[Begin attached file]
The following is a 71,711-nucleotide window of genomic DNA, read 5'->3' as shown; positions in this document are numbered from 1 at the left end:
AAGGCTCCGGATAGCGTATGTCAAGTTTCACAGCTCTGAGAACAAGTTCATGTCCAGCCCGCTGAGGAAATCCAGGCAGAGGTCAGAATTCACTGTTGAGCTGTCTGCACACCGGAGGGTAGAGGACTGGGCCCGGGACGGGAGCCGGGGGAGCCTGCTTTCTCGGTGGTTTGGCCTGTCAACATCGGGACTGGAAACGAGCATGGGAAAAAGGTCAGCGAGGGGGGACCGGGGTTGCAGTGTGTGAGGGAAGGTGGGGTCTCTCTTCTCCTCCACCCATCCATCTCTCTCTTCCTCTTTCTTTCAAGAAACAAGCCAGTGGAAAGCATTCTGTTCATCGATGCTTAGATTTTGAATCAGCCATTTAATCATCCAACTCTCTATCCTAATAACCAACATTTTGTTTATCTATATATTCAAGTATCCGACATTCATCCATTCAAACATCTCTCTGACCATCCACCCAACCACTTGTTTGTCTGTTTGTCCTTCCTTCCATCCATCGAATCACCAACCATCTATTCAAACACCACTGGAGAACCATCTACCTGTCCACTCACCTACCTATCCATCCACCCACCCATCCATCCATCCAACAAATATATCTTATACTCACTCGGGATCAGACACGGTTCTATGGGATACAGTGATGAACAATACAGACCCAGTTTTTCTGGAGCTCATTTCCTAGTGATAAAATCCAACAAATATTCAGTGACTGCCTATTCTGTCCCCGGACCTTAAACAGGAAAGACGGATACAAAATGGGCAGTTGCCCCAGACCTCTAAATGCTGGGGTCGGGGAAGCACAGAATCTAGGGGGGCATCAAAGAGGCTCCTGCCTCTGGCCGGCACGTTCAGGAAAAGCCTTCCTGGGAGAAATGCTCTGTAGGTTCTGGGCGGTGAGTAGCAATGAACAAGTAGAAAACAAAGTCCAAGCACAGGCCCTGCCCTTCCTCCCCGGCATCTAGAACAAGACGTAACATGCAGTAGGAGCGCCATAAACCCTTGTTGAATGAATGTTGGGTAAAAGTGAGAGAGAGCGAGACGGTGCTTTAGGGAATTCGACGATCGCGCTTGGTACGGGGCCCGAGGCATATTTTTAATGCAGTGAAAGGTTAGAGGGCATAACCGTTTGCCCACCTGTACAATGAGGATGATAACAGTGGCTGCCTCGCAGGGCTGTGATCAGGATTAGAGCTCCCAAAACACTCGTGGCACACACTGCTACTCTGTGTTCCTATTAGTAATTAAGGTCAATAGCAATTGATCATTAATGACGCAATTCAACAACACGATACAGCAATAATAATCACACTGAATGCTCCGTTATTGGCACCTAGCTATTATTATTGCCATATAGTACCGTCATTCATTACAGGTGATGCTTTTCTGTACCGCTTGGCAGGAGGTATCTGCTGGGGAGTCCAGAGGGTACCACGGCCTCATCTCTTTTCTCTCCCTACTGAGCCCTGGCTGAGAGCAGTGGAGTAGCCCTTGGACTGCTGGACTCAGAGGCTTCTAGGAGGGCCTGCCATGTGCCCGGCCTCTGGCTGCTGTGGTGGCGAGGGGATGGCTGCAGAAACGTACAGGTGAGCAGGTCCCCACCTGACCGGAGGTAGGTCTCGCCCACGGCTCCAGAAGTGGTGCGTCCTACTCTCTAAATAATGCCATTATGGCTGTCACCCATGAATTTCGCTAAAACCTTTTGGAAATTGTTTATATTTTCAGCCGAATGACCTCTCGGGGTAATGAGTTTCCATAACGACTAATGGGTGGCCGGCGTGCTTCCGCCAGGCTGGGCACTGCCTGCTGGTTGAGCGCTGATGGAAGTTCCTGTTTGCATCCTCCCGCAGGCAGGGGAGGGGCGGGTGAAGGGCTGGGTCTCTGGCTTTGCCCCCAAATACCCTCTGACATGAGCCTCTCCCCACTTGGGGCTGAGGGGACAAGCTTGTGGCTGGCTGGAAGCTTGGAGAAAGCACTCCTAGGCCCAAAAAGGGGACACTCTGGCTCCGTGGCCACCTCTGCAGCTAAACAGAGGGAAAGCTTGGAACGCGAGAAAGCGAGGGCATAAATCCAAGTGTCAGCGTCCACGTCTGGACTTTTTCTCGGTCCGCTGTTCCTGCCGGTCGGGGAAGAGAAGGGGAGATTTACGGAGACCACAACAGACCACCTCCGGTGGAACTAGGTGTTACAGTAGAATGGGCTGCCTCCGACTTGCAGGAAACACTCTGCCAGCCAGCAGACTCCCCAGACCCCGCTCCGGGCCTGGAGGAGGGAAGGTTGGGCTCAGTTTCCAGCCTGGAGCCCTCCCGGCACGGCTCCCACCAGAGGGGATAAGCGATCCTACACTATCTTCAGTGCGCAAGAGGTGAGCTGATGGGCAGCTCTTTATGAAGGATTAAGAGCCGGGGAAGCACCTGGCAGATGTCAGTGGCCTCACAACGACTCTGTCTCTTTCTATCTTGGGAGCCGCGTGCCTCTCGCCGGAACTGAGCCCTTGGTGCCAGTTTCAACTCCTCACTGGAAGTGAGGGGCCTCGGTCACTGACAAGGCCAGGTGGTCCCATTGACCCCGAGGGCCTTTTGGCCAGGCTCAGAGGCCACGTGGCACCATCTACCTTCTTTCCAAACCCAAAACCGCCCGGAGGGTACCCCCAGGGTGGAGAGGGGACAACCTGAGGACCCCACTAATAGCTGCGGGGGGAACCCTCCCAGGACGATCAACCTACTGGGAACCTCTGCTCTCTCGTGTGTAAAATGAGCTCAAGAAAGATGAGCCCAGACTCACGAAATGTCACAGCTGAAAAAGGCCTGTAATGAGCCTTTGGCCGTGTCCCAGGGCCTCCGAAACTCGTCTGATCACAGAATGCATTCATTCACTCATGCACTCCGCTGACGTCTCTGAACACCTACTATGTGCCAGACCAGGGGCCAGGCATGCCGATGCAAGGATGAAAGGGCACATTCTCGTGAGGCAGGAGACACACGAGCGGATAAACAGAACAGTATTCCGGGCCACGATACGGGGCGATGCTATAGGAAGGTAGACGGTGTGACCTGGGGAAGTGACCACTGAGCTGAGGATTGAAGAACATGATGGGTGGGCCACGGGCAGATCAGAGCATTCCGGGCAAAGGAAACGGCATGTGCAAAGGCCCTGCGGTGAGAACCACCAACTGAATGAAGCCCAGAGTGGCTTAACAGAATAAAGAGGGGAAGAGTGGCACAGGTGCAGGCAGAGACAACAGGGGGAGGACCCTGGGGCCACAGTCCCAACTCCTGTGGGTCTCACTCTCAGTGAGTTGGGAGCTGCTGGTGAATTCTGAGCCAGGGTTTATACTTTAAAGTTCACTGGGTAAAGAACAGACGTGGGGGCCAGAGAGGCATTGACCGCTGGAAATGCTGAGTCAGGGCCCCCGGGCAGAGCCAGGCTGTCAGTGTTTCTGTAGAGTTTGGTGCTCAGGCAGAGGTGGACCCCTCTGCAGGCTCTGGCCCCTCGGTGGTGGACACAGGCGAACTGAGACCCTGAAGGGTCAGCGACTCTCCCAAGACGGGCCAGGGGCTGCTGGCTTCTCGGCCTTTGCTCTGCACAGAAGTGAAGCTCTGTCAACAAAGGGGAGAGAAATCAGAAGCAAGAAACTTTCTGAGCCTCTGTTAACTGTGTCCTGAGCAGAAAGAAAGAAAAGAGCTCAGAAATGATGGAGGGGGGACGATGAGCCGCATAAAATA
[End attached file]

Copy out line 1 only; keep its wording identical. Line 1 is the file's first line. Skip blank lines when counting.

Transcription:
The following is a 71,711-nucleotide window of genomic DNA, read 5'->3' as shown; positions in this document are numbered from 1 at the left end: